Playtesting vs. Beta testing
Now that we’re about to embark on the perilous journey of looking for Beta testers for our RPG game Unknown RealmTM, we thought an article on the difference between playtesting and beta testing would be in order. It’s a common misconception even amongst some developers, especially indie devs, that beta testing is when playtesting tasks take place. When in reality, play testing is an entirely different and something that should be completed long before beta testing.
Playtesting and beta testing are both important stages in the development of a video game, but they serve different purposes and involve different types of testing. Understanding the differences between these two types of testing can help game developers create a more polished and enjoyable final product.
Playtesting is an early stage of testing that takes place during the development of a game. It is typically conducted by the game’s developers and a small group of testers who are familiar with the game’s mechanics and design. The main purpose of playtesting is to identify balance issues in the game before it is released to the public. Playtesters provide valuable feedback on gameplay, controls, and overall enjoyment, and developers use this feedback to make necessary changes and improvements. Playtesting is about finding and enhancing the fun of the game.
Beta testing, on the other hand, is a later stage of testing that involves a larger group of testers who are representative of the game’s target audience. Beta testing usually takes place just before the game is released to the public, and it is used to identify any remaining issues or bugs that may have been missed during earlier stages of testing. Beta testers are often recruited from the game’s community or through online sign-ups, and they are typically given access to a near-final version of the game in exchange for their feedback. Beta testing is not the time to make changes to a games look and feel, but to find and fix things that may have been missed by the development team such as bugs, misspelled words, art/audio errors, etc. Beta testing is going on a bug hunt.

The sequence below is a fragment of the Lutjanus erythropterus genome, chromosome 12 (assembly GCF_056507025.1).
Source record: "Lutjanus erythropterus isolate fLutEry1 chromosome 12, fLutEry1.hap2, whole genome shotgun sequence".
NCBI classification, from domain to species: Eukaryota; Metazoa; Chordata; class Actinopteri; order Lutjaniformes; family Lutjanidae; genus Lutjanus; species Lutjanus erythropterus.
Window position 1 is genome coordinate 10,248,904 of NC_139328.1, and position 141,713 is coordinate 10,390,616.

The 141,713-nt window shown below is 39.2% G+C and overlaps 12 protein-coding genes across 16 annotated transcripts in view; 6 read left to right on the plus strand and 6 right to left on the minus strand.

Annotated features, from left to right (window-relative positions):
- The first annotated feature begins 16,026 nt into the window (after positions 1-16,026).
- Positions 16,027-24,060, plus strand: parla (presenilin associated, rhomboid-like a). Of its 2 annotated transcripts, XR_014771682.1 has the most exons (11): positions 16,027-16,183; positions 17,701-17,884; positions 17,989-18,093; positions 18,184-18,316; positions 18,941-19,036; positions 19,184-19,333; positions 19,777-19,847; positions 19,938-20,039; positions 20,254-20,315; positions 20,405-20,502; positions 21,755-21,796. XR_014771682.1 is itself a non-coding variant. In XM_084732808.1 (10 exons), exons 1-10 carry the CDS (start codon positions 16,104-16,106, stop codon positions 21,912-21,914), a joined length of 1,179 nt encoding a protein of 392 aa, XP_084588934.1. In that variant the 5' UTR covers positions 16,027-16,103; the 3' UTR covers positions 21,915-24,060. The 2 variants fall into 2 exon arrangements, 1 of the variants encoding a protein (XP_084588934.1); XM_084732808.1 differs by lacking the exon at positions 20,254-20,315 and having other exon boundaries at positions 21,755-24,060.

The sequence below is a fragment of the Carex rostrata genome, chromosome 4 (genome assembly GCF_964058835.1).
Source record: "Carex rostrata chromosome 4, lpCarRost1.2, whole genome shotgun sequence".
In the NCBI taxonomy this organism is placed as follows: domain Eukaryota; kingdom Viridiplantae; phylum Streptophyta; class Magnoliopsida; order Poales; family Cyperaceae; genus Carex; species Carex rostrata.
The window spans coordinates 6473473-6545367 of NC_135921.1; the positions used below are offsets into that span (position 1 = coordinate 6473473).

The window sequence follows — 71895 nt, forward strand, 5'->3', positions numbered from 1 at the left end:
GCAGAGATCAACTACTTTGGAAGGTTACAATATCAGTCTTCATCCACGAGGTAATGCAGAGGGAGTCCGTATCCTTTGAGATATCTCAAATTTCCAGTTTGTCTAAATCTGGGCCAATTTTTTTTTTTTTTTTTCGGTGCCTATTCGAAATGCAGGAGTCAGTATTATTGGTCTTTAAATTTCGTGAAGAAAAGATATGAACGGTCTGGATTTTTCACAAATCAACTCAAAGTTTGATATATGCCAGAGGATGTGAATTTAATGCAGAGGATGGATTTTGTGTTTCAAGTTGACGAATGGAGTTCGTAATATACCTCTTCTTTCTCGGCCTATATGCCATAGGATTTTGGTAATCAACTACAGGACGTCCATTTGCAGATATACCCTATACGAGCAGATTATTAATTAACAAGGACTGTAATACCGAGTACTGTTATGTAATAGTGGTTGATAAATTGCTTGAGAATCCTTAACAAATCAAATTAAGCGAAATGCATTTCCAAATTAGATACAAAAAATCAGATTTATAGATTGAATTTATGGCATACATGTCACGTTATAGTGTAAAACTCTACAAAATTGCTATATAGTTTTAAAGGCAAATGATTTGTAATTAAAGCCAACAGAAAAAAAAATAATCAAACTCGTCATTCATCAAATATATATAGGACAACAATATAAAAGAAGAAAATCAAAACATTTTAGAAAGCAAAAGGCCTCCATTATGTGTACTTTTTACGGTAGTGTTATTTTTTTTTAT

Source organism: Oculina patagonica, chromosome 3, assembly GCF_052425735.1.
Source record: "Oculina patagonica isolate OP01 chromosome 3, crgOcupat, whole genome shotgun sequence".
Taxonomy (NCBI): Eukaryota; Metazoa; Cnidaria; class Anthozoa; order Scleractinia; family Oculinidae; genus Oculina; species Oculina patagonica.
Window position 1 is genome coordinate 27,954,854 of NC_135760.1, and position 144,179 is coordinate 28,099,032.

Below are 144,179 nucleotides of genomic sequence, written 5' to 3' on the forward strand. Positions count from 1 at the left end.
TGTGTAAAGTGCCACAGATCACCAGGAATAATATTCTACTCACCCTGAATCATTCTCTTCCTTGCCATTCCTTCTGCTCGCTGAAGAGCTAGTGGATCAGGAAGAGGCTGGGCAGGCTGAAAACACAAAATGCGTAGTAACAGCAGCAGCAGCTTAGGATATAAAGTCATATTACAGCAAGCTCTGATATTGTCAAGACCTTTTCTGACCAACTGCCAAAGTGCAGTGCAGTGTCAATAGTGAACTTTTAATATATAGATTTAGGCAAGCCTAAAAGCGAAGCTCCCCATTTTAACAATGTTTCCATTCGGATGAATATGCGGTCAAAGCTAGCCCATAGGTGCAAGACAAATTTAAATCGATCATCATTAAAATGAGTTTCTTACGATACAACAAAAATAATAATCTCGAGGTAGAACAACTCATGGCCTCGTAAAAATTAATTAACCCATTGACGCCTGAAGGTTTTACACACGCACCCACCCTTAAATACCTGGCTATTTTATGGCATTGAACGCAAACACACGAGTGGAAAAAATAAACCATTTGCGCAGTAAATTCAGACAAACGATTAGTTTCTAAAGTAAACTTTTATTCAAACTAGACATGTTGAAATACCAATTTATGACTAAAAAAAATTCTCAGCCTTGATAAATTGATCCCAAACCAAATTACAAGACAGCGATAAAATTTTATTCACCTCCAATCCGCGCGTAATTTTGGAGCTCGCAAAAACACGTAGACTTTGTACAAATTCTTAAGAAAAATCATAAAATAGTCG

One key difference between playtesting and beta testing is the expertise of the testing groups. Playtesting is usually conducted by a small, specialized group of testers who have in-depth knowledge of the game’s mechanics and design, while beta testing involves a larger, more diverse group of testers who may not have the same level of expertise. Most companies do their playtesting in-house or even with specially selected focus groups. However, depending on the type of game, some developers may decide to release earlier versions of their game for playtesting feedback, which is commonly done with “early access” releases.
In summary, playtesting and beta testing are both crucial stages in the development of a video game. Playtesting is focused on identifying and fixing issues during the early stages of development, while beta testing is used to identify any remaining issues just before the game is released to the public. Both types of testing are important for creating a high-quality and enjoyable final product.